In a cover article in 2009, the international opera magazine Orpheus described Jimmy Chiang under the title, “Versatility comes through Hard Work, Discipline and Respect!”  Chiang is a well-rounded musician who masters a great variety of musical skills.  As a solo pianist, he delves deeply into the music and loves each note as if it were his own (Schorndorfer Nachrichten).  As an orchestra and opera conductor, he “animate[s] the orchestra… and carrie[s] the singers as well as the choir in his hands” (Orpheus, 2011).  He was the first prize winner of the 2007 “Lovro von Matacic” international conducting competition in Zagreb.  In 2013, Chiang was appointed as Kapellmeister of the Vienna Boys’ Choir, becoming the first Hong Kong born Chinese conductor to ever hold this title in the choir’s 500 years of history.

From his origin in Hong Kong, to his education in the United States, to his education and residency in Vienna, and to his travels around the world, Chiang represents the intersection of many cultures and styles.  As an Austrian citizen who has now lived in Vienna for the past 20 years, the language, culture, and music are Chiang’s own; without a doubt, “one associates him with Vienna” (Lübecker Stadtzeitung).  He masters an enormous musical repertoire, ranging from Gregorian to living contemporaries.  He is fluent in German, Chinese, English, and is proficient in Italian as well.  He embodies a great many different perspectives, all within himself.  Through his multifaceted expertise, Chiang is uniquely able to understand a piece of music from various perspectives.  Chiang represents the intersection of versatility and mastery.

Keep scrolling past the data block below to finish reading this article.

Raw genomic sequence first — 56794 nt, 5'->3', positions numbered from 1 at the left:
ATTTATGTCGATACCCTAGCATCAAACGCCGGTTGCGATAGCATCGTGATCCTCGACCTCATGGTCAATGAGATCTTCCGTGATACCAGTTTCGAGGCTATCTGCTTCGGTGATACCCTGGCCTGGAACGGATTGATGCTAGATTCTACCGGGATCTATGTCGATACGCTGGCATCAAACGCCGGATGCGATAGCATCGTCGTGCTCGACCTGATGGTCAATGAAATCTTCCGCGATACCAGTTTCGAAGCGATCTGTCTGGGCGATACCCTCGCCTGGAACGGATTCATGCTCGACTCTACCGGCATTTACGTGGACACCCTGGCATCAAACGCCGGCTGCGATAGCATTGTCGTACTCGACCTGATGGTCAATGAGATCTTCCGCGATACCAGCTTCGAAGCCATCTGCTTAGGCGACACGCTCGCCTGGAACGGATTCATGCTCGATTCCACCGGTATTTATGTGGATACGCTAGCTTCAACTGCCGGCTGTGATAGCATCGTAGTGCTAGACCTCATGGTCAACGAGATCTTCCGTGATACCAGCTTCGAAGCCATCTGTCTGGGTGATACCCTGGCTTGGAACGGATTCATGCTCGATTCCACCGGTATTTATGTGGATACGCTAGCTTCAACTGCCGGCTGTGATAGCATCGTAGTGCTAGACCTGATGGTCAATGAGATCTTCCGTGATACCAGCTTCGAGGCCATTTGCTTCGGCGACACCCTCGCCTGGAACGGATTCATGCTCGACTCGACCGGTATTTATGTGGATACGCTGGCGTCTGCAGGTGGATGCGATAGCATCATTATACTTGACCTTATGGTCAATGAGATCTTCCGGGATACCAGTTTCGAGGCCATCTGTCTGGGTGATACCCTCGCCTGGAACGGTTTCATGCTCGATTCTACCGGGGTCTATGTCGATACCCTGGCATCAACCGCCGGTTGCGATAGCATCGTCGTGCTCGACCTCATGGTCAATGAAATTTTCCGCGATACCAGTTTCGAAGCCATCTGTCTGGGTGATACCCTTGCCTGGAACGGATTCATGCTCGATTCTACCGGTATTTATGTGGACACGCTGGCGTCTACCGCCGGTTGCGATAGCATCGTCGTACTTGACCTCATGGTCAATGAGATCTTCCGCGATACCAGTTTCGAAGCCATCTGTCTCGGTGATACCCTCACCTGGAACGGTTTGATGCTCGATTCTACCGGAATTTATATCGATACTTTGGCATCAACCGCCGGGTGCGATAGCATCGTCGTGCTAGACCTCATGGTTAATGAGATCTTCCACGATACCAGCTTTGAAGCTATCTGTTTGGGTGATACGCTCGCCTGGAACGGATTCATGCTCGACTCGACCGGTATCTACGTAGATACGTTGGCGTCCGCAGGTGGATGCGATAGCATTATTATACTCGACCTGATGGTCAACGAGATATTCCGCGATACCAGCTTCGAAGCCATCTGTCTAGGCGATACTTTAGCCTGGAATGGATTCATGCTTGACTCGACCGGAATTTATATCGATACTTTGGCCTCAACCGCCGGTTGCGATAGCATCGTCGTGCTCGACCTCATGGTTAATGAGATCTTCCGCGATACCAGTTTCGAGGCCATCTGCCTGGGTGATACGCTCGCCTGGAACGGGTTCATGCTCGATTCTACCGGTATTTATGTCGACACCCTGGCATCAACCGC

Chiang was born to a family of musicians; his father was a flautist and his mother a mezzo-soprano and choir director.  Chiang discovered his own passion for music early in life, beginning piano lessons when he was four.  As a teenager, he studied violoncello and composition.  At the age of 13, he made his first public appearance as a concert pianist with the Hong Kong Pan Asia Symphony Orchestra, in which he was also a cellist from 1994 to 1996 and has been its principal conductor since 2008.  He went on to receive his Fellows Diploma in piano performance from the Trinity College of Music London at 16.  He graduated with a Bachelor of Music degree from Baylor University in the USA, where he studied with the renowned pianist Krassimira Jordan of the Russian piano school and the legendary Polish-born Jewish conductor, Daniel Sternberg.  He continued his education and obtained a Magister Artium degree with distinction at the University of Music and Performing Arts Vienna; there, he was a student of German pianist Wolfgang Watzinger and the last student of Leopold Hager, the legendary Austrian conductor who has been recognized for his expertise and authority in his interpretation of Mozart’s music.  In 2003, Chiang studied with Seiji Ozawa and appeared at the Rohm Music Festival in Kyoto, Japan upon the maestro’s invitation.

Chiang’s performing career as a soloist, collaborative pianist, and conductor has brought him to prestigious stages and festivals across the world.  He has performed at the Wiener Musikverein, Carnegie Hall, Komischen Oper Berlin, Suntory Hall in Tokyo, the Schleswig-Holstein Music Festival, FACYL in Spain, and the Macao International Music Festival, among others.  In 2016, he became the first artistic director of a newly founded Hong Kong-Vienna Music Festival.  Chiang brought the festival to its climax by leading the top musicians from both metropoles in a stunning performance of Gustav Mahler’s 8th Symphony.

Chiang’s foremost passion is opera.  From 2007 to 2009, he worked as assistant music director of the Wagner “Ring” cycle at Theater Lübeck; during the summer seasons, he was assistant music director of opera productions at the Eutin Festival.  From 2009 to 2011, he was the principal conductor at Theater Freiburg.  There, he directed numerous premiere productions, including a howling success of Ligeti’s opera Le Grand Macabre with stage director Calixto Bieito.  In 2021, Chiang became the principal guest conductor for the Taranto Opera Festival and has directed several successful opera productions.

Orchestras that Chiang has worked with include the Radio Symphony Orchestra of Vienna, the Vienna Chamber Orchestra, the Zagreb Philharmonic, the Orquesta Sinfonica Castilla e Leon, the Hong Kong Philharmonic, and more.

Chiang appeared with the Vienna Boys Choir in two CD albums under the Deutsche Grammophon label.